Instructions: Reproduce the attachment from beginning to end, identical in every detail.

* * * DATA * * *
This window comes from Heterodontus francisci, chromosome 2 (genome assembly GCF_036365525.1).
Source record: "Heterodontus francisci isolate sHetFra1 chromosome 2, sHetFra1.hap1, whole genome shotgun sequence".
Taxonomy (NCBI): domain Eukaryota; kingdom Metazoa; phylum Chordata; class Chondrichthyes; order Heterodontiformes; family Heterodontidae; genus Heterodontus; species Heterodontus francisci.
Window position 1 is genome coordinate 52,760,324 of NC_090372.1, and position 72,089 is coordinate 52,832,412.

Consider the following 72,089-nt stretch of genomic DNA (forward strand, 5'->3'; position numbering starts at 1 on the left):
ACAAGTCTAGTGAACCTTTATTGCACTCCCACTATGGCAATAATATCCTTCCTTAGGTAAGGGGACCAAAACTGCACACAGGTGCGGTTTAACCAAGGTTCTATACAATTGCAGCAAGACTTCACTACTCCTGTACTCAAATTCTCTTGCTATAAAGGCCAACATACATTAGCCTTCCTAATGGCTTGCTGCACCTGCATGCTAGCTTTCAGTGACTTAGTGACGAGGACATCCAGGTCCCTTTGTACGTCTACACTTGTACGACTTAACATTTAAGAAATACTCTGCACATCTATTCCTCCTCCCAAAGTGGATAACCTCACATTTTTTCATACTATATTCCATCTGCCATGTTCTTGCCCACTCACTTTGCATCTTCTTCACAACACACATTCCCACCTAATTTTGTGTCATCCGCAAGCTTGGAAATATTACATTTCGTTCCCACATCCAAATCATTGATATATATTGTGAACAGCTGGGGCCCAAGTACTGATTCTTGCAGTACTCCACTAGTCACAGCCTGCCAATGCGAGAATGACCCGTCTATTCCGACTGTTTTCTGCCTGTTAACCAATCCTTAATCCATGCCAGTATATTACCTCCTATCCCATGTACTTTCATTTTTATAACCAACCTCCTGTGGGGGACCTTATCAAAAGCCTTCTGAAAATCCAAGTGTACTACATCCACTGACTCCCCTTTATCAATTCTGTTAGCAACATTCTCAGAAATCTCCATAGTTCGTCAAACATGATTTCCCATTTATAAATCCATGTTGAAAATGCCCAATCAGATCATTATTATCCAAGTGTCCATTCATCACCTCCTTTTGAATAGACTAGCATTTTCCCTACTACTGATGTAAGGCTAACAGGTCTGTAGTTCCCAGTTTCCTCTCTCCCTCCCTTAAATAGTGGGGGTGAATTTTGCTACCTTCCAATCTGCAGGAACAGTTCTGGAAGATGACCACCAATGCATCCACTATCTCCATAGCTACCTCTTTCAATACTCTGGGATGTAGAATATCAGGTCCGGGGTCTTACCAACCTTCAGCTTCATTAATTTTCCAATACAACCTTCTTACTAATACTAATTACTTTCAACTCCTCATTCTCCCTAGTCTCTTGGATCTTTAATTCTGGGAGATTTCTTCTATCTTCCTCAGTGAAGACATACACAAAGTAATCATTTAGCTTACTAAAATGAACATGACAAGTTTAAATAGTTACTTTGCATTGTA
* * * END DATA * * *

This window comes from Heterodontus francisci, chromosome 2 (genome assembly GCF_036365525.1).
Source record: "Heterodontus francisci isolate sHetFra1 chromosome 2, sHetFra1.hap1, whole genome shotgun sequence".
Taxonomy (NCBI): domain Eukaryota; kingdom Metazoa; phylum Chordata; class Chondrichthyes; order Heterodontiformes; family Heterodontidae; genus Heterodontus; species Heterodontus francisci.
Window position 1 is genome coordinate 52,760,324 of NC_090372.1, and position 72,089 is coordinate 52,832,412.

Consider the following 72,089-nt stretch of genomic DNA (forward strand, 5'->3'; position numbering starts at 1 on the left):
ACAAGTCTAGTGAACCTTTATTGCACTCCCACTATGGCAATAATATCCTTCCTTAGGTAAGGGGACCAAAACTGCACACAGGTGCGGTTTAACCAAGGTTCTATACAATTGCAGCAAGACTTCACTACTCCTGTACTCAAATTCTCTTGCTATAAAGGCCAACATACATTAGCCTTCCTAATGGCTTGCTGCACCTGCATGCTAGCTTTCAGTGACTTAGTGACGAGGACATCCAGGTCCCTTTGTACGTCTACACTTGTACGACTTAACATTTAAGAAATACTCTGCACATCTATTCCTCCTCCCAAAGTGGATAACCTCACATTTTTTCATACTATATTCCATCTGCCATGTTCTTGCCCACTCACTTTGCATCTTCTTCACAACACACATTCCCACCTAATTTTGTGTCATCCGCAAGCTTGGAAATATTACATTTCGTTCCCACATCCAAATCATTGATATATATTGTGAACAGCTGGGGCCCAAGTACTGATTCTTGCAGTACTCCACTAGTCACAGCCTGCCAATGCGAGAATGACCCGTCTATTCCGACTGTTTTCTGCCTGTTAACCAATCCTTAATCCATGCCAGTATATTACCTCCTATCCCATGTACTTTCATTTTTATAACCAACCTCCTGTGGGGGACCTTATCAAAAGCCTTCTGAAAATCCAAGTGTACTACATCCACTGACTCCCCTTTATCAATTCTGTTAGCAACATTCTCAGAAATCTCCATAGTTCGTCAAACATGATTTCCCATTTATAAATCCATGTTGAAAATGCCCAATCAGATCATTATTATCCAAGTGTCCATTCATCACCTCCTTTTGAATAGACTAGCATTTTCCCTACTACTGATGTAAGGCTAACAGGTCTGTAGTTCCCAGTTTCCTCTCTCCCTCCCTTAAATAGTGGGGGTGAATTTTGCTACCTTCCAATCTGCAGGAACAGTTCTGGAAGATGACCACCAATGCATCCACTATCTCCATAGCTACCTCTTTCAATACTCTGGGATGTAGAATATCAGGTCCGGGGTCTTACCAACCTTCAGCTTCATTAATTTTCCAATACAACCTTCTTACTAATACTAATTACTTTCAACTCCTCATTCTCCCTAGTCTCTTGGATCTTTAATTCTGGGAGATTTCTTCTATCTTCCTCAGTGAAGACATACACAAAGTAATCATTTAGCTTACTAAAATGAACATGACAAGTTTAAATAGTTACTTTGCATTGTA